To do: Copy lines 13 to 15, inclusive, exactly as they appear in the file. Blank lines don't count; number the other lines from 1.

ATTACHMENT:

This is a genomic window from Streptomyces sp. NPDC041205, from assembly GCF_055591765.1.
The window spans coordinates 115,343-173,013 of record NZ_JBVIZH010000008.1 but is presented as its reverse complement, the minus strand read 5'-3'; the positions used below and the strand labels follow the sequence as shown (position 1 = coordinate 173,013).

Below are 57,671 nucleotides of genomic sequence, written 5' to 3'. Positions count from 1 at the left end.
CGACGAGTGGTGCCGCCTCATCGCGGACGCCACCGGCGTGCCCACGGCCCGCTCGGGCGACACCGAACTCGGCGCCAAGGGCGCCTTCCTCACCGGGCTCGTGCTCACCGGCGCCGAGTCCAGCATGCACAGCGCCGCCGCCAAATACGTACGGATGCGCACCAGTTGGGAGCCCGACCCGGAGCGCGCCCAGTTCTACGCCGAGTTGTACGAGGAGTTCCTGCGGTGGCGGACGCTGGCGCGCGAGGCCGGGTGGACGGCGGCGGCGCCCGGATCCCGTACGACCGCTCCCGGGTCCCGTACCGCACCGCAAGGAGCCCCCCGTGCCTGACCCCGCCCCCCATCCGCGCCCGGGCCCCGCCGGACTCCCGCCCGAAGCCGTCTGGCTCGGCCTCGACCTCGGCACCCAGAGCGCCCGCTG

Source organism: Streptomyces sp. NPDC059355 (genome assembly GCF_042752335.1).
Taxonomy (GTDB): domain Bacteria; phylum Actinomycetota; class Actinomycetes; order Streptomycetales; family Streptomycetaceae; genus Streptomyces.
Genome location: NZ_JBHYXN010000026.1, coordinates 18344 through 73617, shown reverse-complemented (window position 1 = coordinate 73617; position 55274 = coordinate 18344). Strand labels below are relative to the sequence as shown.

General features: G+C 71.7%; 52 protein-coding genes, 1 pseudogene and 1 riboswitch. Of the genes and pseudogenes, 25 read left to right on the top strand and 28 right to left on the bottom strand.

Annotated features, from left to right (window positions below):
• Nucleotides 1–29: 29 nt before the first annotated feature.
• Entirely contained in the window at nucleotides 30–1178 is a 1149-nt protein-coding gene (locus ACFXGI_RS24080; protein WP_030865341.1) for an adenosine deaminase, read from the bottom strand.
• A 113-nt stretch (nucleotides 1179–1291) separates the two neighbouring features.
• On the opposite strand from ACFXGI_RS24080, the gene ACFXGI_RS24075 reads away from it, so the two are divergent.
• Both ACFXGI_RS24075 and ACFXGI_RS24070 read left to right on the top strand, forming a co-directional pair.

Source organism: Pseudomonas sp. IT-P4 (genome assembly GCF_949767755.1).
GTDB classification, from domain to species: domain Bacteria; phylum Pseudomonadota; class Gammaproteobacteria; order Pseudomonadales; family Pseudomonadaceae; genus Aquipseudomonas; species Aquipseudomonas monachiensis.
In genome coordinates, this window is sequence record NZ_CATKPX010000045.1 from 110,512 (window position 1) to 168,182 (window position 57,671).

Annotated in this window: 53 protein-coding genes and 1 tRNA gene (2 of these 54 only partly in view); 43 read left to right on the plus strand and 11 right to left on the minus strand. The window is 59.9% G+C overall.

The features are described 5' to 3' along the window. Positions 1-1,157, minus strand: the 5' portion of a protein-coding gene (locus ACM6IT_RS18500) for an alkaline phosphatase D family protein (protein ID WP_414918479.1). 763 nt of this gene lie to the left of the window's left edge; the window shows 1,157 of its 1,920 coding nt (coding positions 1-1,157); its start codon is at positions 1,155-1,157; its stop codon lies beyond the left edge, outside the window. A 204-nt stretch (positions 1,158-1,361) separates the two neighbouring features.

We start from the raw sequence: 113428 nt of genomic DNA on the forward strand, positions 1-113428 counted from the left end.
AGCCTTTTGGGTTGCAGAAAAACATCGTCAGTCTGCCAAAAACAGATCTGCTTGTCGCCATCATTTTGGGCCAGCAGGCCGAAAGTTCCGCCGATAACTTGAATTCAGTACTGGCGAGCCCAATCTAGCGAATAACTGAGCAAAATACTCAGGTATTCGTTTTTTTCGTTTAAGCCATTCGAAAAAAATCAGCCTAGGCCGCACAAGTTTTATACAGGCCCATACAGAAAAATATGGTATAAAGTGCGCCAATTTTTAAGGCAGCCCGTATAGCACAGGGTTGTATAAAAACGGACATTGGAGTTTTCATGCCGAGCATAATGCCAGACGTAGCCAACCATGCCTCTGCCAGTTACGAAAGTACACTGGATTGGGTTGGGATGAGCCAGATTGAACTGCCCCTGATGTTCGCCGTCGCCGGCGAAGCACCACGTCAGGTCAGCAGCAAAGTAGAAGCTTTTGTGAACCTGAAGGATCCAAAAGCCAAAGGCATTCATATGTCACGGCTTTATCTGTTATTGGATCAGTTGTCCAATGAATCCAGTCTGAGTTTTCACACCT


• On the opposite strand from ACFXGI_RS24080, the gene ACFXGI_RS24075 reads away from it, so the two are divergent.
• Both ACFXGI_RS24075 and ACFXGI_RS24070 read left to right on the top strand, forming a co-directional pair.

Source organism: Pseudomonas sp. IT-P4 (genome assembly GCF_949767755.1).